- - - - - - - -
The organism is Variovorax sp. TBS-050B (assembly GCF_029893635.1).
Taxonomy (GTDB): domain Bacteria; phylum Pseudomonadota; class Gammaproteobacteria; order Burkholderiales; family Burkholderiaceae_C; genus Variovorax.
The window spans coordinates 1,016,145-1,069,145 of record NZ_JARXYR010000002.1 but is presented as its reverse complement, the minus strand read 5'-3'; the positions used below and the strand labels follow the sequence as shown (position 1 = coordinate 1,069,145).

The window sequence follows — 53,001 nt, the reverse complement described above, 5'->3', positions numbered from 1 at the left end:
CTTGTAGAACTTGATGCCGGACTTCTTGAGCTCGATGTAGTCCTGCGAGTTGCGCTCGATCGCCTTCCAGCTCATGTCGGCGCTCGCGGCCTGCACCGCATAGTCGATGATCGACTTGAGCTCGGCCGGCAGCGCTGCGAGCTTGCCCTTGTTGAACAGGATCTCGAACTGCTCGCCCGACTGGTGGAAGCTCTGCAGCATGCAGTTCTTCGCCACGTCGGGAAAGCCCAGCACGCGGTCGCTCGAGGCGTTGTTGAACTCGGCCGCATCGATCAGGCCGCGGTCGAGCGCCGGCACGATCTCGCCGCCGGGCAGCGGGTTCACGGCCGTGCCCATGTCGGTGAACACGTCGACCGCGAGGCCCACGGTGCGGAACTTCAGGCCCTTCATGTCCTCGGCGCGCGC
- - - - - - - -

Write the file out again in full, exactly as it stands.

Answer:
The organism is Variovorax sp. TBS-050B (assembly GCF_029893635.1).
Taxonomy (GTDB): domain Bacteria; phylum Pseudomonadota; class Gammaproteobacteria; order Burkholderiales; family Burkholderiaceae_C; genus Variovorax.
The window spans coordinates 1,016,145-1,069,145 of record NZ_JARXYR010000002.1 but is presented as its reverse complement, the minus strand read 5'-3'; the positions used below and the strand labels follow the sequence as shown (position 1 = coordinate 1,069,145).

The window sequence follows — 53,001 nt, the reverse complement described above, 5'->3', positions numbered from 1 at the left end:
CTTGTAGAACTTGATGCCGGACTTCTTGAGCTCGATGTAGTCCTGCGAGTTGCGCTCGATCGCCTTCCAGCTCATGTCGGCGCTCGCGGCCTGCACCGCATAGTCGATGATCGACTTGAGCTCGGCCGGCAGCGCTGCGAGCTTGCCCTTGTTGAACAGGATCTCGAACTGCTCGCCCGACTGGTGGAAGCTCTGCAGCATGCAGTTCTTCGCCACGTCGGGAAAGCCCAGCACGCGGTCGCTCGAGGCGTTGTTGAACTCGGCCGCATCGATCAGGCCGCGGTCGAGCGCCGGCACGATCTCGCCGCCGGGCAGCGGGTTCACGGCCGTGCCCATGTCGGTGAACACGTCGACCGCGAGGCCCACGGTGCGGAACTTCAGGCCCTTCATGTCCTCGGCGCGCGC